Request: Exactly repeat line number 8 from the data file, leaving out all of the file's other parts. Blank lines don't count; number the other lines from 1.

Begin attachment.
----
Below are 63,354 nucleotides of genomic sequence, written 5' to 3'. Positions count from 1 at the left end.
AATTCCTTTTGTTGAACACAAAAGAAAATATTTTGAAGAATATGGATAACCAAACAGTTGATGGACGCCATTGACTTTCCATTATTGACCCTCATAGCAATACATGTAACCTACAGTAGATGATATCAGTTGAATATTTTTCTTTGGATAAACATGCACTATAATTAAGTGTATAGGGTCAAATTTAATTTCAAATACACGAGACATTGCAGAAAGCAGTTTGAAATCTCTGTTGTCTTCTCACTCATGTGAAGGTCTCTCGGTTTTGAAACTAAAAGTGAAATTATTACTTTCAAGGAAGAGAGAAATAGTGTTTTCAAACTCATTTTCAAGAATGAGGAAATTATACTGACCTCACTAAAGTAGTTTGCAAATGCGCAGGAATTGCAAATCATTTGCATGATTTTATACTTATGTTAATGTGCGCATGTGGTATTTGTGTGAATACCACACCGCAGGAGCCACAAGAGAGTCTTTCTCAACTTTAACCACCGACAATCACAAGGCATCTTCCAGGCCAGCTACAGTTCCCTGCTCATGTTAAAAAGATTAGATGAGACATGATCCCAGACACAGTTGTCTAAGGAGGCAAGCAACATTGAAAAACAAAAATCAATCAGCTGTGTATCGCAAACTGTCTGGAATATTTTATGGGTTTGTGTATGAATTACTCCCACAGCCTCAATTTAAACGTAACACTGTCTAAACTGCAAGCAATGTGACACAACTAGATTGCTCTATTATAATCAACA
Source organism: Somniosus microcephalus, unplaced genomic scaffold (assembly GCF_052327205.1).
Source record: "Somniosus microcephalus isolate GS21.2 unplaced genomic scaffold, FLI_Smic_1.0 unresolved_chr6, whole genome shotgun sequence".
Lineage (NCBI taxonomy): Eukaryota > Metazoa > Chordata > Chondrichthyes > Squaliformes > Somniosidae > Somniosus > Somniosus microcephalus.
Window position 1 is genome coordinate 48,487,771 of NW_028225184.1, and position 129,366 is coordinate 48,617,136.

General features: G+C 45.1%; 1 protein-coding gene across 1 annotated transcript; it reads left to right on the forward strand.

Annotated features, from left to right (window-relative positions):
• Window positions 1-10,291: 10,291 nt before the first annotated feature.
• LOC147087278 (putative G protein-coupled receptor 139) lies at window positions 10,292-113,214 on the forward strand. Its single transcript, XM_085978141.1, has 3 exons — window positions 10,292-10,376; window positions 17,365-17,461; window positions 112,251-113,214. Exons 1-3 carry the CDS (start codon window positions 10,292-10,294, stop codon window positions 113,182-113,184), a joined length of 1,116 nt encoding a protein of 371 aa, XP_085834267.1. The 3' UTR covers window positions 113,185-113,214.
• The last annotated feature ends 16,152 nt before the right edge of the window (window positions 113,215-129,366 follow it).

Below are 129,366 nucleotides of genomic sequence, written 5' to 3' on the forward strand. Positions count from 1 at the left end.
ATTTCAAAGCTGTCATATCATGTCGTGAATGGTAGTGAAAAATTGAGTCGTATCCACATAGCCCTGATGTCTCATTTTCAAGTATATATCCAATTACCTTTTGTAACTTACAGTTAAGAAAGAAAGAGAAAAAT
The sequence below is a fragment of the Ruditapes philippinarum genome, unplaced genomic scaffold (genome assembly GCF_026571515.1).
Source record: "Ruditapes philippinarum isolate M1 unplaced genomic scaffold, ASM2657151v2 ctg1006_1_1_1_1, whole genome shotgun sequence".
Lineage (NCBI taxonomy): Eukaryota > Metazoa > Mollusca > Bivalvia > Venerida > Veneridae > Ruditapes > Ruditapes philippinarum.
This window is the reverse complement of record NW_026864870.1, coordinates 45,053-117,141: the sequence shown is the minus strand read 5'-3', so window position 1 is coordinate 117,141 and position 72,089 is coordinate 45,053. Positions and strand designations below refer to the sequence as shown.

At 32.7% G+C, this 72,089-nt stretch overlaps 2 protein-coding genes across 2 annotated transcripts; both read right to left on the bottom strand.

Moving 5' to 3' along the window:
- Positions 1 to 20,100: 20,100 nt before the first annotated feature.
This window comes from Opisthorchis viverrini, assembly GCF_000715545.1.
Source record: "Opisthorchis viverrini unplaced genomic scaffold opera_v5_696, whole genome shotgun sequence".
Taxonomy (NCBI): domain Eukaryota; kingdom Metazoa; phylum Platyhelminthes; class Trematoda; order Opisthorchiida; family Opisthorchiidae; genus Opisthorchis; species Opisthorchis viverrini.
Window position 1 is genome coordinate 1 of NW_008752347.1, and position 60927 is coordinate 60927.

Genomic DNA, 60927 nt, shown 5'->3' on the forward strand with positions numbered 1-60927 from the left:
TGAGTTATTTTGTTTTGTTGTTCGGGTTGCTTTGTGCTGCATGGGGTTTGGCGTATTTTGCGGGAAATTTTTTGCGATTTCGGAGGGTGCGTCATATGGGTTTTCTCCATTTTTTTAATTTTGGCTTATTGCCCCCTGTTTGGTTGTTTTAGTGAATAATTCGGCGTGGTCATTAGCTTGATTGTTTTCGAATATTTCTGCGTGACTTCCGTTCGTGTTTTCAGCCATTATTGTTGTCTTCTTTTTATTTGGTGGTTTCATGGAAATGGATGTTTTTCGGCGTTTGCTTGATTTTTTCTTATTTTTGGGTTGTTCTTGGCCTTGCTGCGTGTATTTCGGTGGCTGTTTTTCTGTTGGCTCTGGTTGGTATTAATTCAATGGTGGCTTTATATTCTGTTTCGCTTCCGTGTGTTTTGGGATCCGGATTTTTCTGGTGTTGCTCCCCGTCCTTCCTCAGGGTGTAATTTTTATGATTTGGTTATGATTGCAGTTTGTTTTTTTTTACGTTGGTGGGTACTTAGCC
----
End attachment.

Annotated features, from left to right (window-relative positions):